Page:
• A survey monitoring the employment of people with disabilities is conducted at CNH Industrial every 2 years. The last such survey was carried out in 2018 in 42 countries, covering almost 99% of CNH Industrial’s The survey showed that, in the countries where the law requires companies to employ a minimum percentage of workers with disabilities (15 mapped, accounting for about 69% of CNH Industrial’s global personnel), the latter make up 3.6% of total employees (compared to 3.4% in the 2016 survey). In many other countries (including Argentina, Australia, Belgium, Canada, Mexico, Poland, UK, and USA) there is no legislation relating to the employment of persons with disabilities that establishes minimum quotas, although in some cases other forms of protection exist (i.e., related to working hours or workplace environments, specific grants/benefits for companies employing workers with disabilities, etc.). In these countries (27 mapped by the survey), there are objective limitations to reporting the number of these workers, as the information is sensitive and often subject to data protection legislation. As a result, CNH Industrial is only aware of an employee’s personal status if he/she chooses to disclose it. In September 2015, IVECO France agreed with all 5 trade unions represented in CNH Industrial to implement, for an indefinite term, the agreement signed in 2007 (and subsequently renewed in 2012) setting specific rules and measures aimed at the recruitment, training, and development of people with disabilities and at their long-term employment. As of March 2017, CNH Industrial also entered into a 3-year agreement with all the trade unions in France represented in CNH Industrial, which establishes provisions for employees with disabilities very similar to those in the IVECO agreement. In Europe, awareness of intellectual and physical disabilities was also promoted through the many initiatives in place to engage and integrate people with disabilities in the workforce. In Spain, for example, CNH Industrial renewed this commitment by collaborating once again with local NGO Fundación Roncalli Juan XXIII in support of the enclave laboral, resulting in the hiring of workers with physical disabilities at the manufacturing plant in Madrid. CNH Industrial also continued to support the Integracamp project to promote cognitive impairment awareness and build diversity values among employees’ children from an early age. Moreover, as part of its diversity and inclusion projects, CNH Industrial actively participated in a number of job fairs focused on the employment of persons with disabilities.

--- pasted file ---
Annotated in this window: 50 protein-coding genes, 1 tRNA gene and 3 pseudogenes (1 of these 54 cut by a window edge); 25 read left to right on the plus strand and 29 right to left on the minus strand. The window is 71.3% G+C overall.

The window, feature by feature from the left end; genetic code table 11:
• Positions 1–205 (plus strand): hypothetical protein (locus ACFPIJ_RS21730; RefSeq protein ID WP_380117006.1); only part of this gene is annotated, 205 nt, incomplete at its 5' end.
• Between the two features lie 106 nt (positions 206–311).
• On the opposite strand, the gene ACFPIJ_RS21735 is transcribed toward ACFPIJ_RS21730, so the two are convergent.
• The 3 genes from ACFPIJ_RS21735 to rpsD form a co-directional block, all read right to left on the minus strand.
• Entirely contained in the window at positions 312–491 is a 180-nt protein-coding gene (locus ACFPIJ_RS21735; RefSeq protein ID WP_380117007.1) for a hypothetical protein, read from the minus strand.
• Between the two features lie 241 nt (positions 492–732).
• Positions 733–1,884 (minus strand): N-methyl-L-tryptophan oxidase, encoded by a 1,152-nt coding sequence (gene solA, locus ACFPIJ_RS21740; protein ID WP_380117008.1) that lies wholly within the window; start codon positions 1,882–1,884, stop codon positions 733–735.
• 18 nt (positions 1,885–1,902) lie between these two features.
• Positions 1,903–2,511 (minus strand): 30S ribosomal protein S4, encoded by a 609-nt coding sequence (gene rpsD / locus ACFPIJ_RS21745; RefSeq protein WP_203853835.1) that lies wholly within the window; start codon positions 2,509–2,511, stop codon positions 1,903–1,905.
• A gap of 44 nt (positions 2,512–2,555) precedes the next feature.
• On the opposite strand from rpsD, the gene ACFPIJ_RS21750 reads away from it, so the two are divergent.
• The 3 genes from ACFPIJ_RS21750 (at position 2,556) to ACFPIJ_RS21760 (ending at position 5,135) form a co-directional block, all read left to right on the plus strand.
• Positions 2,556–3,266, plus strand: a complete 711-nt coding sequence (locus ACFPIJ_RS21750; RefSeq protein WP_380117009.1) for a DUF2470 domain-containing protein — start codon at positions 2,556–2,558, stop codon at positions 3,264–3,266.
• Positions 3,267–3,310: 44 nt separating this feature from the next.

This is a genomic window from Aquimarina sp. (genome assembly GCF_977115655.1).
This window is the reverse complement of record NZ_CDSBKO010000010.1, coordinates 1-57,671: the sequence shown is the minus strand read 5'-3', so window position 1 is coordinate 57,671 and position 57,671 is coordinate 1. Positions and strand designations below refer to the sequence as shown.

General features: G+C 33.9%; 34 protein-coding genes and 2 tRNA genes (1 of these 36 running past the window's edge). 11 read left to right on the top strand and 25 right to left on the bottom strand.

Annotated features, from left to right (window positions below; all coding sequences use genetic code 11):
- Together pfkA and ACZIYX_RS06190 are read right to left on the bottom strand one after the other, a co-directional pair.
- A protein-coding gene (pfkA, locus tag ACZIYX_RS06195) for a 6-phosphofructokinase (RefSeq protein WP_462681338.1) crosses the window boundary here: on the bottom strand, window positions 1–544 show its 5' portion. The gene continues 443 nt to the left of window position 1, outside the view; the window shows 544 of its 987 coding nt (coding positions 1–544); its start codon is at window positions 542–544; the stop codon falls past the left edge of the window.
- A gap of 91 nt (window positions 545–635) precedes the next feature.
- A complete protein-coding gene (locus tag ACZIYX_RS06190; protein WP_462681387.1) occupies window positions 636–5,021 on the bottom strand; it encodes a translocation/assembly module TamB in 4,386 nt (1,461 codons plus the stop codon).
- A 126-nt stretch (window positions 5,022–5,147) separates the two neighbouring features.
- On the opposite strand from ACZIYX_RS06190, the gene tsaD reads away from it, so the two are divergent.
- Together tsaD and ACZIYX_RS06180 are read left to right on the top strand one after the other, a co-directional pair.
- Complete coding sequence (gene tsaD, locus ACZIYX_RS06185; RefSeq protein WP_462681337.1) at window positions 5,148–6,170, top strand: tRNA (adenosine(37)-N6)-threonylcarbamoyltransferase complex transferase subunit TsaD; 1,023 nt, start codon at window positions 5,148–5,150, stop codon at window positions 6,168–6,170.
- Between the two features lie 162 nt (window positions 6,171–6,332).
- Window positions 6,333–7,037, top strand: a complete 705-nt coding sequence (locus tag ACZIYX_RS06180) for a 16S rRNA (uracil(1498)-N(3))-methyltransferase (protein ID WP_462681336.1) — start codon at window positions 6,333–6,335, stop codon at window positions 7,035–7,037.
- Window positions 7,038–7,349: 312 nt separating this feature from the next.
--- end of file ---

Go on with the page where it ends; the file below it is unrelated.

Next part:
• Promoting awareness of unconscious bias
  • CNH Industrial promoted awareness of unconscious bias, in various ways. In Argentina, for example, conferences open to all were organised, attendance voluntary, with a focus on the value of an inclusive environment within an organisation, recognising diversity bias, and practical tools to instigate change. CNH Industrial aims to make diversity and inclusion a competitive advantage for the company, and to create an environment that encourages creative ideas, excludes bias, and retains talent. Evidence of this commitment is its Diversity Committee in South America specifically supporting diversity and promoting inclusivity, as well as the letter of intention sent by the regional head of HR to external recruitment agencies at the beginning of 2019, inviting them to present diversity candidates (such as women for leadership roles, professionals with special needs, people from immigrant and LGBT+2 communities, black professionals, and mothers).

Which GRI Standards and corresponding Sustainable Development Goals (SDGs) have been addressed?

The GRI Standard addressed in this case is: Disclosure 405-1 Diversity of governance bodies and employees

Disclosure 405-1 Diversity of governance bodies and employees corresponds to:

 

80% of the world’s 250 largest companies report in accordance with the GRI Standards

SustainCase was primarily created to demonstrate, through case studies, the importance of dealing with a company’s most important impacts in a structured way, with use of the GRI Standards. To show how today’s best-run companies are achieving economic, social and environmental success – and how you can too.

Research by well-recognised institutions is clearly proving that responsible companies can look to the future with optimism.



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Most importantly, you will gain the knowledge to use the GRI Standards, project manage your own first-class sustainability report and:

  • Identify your most important impacts on the Environment, Economy and Society
  • Begin taking solid, focused, all-round sustainability action ASAP

 

References:

1) This case study is based on published information by CNH Industrial, located at the link below. For the sake of readability, we did not use brackets or ellipses. However, we made sure that the extra or missing words did not change the report’s meaning. If you would like to quote these written sources from the original, please revert to the original on the Global Reporting Initiative’s Sustainability Disclosure Database at the link:

http://database.globalreporting.org/

2) https://www.globalreporting.org/standards/gri-standards-download-center/

Note to CNH Industrial: With each case study we send out an email requesting a comment on this case study. If you have not received such an email please contact us.